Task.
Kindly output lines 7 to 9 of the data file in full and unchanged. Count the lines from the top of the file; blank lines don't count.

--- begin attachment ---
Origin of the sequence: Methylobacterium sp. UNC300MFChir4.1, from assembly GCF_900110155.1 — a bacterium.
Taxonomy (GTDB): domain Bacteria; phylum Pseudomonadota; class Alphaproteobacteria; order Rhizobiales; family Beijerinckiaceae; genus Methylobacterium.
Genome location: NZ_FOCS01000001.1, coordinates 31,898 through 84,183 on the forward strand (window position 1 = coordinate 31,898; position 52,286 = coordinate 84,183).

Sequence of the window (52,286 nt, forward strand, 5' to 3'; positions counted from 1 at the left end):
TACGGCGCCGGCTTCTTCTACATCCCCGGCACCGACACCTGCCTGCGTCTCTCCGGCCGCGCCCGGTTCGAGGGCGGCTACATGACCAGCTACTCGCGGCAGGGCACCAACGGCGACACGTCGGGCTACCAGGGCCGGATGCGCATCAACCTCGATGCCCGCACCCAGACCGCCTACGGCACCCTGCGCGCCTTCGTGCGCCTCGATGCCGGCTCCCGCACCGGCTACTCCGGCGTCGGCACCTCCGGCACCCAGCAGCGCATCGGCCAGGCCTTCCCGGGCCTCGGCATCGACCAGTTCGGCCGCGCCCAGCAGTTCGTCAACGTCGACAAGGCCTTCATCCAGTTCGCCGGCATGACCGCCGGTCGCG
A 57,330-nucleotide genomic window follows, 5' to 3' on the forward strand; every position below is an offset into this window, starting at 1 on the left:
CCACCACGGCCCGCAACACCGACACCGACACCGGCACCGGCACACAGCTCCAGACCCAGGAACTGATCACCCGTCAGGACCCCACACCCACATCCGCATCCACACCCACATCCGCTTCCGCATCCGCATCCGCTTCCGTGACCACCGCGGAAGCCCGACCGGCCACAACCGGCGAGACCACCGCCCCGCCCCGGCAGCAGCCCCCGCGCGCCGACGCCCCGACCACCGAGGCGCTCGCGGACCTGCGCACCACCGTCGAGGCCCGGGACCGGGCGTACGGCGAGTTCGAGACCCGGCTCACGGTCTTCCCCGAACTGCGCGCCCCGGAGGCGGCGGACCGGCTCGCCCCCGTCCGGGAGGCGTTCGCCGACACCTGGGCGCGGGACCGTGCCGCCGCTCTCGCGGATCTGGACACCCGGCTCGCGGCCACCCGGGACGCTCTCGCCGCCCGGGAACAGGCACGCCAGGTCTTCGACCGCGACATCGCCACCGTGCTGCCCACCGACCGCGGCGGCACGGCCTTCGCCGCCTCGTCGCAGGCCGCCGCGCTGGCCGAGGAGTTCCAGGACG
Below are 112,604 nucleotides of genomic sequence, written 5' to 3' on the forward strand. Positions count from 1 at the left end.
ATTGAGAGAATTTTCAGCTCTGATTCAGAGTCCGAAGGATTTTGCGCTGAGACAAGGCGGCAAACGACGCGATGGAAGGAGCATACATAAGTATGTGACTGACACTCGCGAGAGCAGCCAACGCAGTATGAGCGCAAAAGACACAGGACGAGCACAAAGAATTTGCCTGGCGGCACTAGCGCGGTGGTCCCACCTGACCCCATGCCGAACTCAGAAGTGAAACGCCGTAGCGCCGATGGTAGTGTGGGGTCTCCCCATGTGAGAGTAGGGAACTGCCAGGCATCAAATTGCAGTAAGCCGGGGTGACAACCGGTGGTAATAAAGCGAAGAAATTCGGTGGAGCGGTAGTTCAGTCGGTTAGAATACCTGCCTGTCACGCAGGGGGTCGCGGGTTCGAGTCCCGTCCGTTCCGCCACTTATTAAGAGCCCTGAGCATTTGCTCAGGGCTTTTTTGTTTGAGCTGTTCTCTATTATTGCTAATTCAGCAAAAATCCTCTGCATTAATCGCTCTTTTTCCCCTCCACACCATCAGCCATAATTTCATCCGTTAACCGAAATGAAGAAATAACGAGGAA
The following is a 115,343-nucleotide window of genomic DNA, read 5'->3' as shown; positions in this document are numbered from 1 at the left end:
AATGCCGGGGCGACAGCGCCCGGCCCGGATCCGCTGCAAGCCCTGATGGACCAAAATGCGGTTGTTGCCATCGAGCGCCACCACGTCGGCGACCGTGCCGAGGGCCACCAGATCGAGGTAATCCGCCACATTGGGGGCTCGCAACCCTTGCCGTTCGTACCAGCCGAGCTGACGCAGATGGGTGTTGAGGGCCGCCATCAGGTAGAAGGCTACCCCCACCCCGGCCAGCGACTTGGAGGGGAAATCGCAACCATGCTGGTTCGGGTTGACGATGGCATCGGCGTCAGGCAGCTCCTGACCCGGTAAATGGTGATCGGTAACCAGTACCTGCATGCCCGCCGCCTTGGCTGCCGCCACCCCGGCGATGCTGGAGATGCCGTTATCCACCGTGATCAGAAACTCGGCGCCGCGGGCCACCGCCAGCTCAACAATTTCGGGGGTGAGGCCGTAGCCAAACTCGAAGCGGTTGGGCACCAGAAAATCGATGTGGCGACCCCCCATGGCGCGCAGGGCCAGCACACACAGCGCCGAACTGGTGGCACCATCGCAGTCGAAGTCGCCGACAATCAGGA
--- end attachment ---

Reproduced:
CCACCACGGCCCGCAACACCGACACCGACACCGGCACCGGCACACAGCTCCAGACCCAGGAACTGATCACCCGTCAGGACCCCACACCCACATCCGCATCCACACCCACATCCGCTTCCGCATCCGCATCCGCTTCCGTGACCACCGCGGAAGCCCGACCGGCCACAACCGGCGAGACCACCGCCCCGCCCCGGCAGCAGCCCCCGCGCGCCGACGCCCCGACCACCGAGGCGCTCGCGGACCTGCGCACCACCGTCGAGGCCCGGGACCGGGCGTACGGCGAGTTCGAGACCCGGCTCACGGTCTTCCCCGAACTGCGCGCCCCGGAGGCGGCGGACCGGCTCGCCCCCGTCCGGGAGGCGTTCGCCGACACCTGGGCGCGGGACCGTGCCGCCGCTCTCGCGGATCTGGACACCCGGCTCGCGGCCACCCGGGACGCTCTCGCCGCCCGGGAACAGGCACGCCAGGTCTTCGACCGCGACATCGCCACCGTGCTGCCCACCGACCGCGGCGGCACGGCCTTCGCCGCCTCGTCGCAGGCCGCCGCGCTGGCCGAGGAGTTCCAGGACG
Below are 112,604 nucleotides of genomic sequence, written 5' to 3' on the forward strand. Positions count from 1 at the left end.
ATTGAGAGAATTTTCAGCTCTGATTCAGAGTCCGAAGGATTTTGCGCTGAGACAAGGCGGCAAACGACGCGATGGAAGGAGCATACATAAGTATGTGACTGACACTCGCGAGAGCAGCCAACGCAGTATGAGCGCAAAAGACACAGGACGAGCACAAAGAATTTGCCTGGCGGCACTAGCGCGGTGGTCCCACCTGACCCCATGCCGAACTCAGAAGTGAAACGCCGTAGCGCCGATGGTAGTGTGGGGTCTCCCCATGTGAGAGTAGGGAACTGCCAGGCATCAAATTGCAGTAAGCCGGGGTGACAACCGGTGGTAATAAAGCGAAGAAATTCGGTGGAGCGGTAGTTCAGTCGGTTAGAATACCTGCCTGTCACGCAGGGGGTCGCGGGTTCGAGTCCCGTCCGTTCCGCCACTTATTAAGAGCCCTGAGCATTTGCTCAGGGCTTTTTTGTTTGAGCTGTTCTCTATTATTGCTAATTCAGCAAAAATCCTCTGCATTAATCGCTCTTTTTCCCCTCCACACCATCAGCCATAATTTCATCCGTTAACCGAAATGAAGAAATAACGAGGAA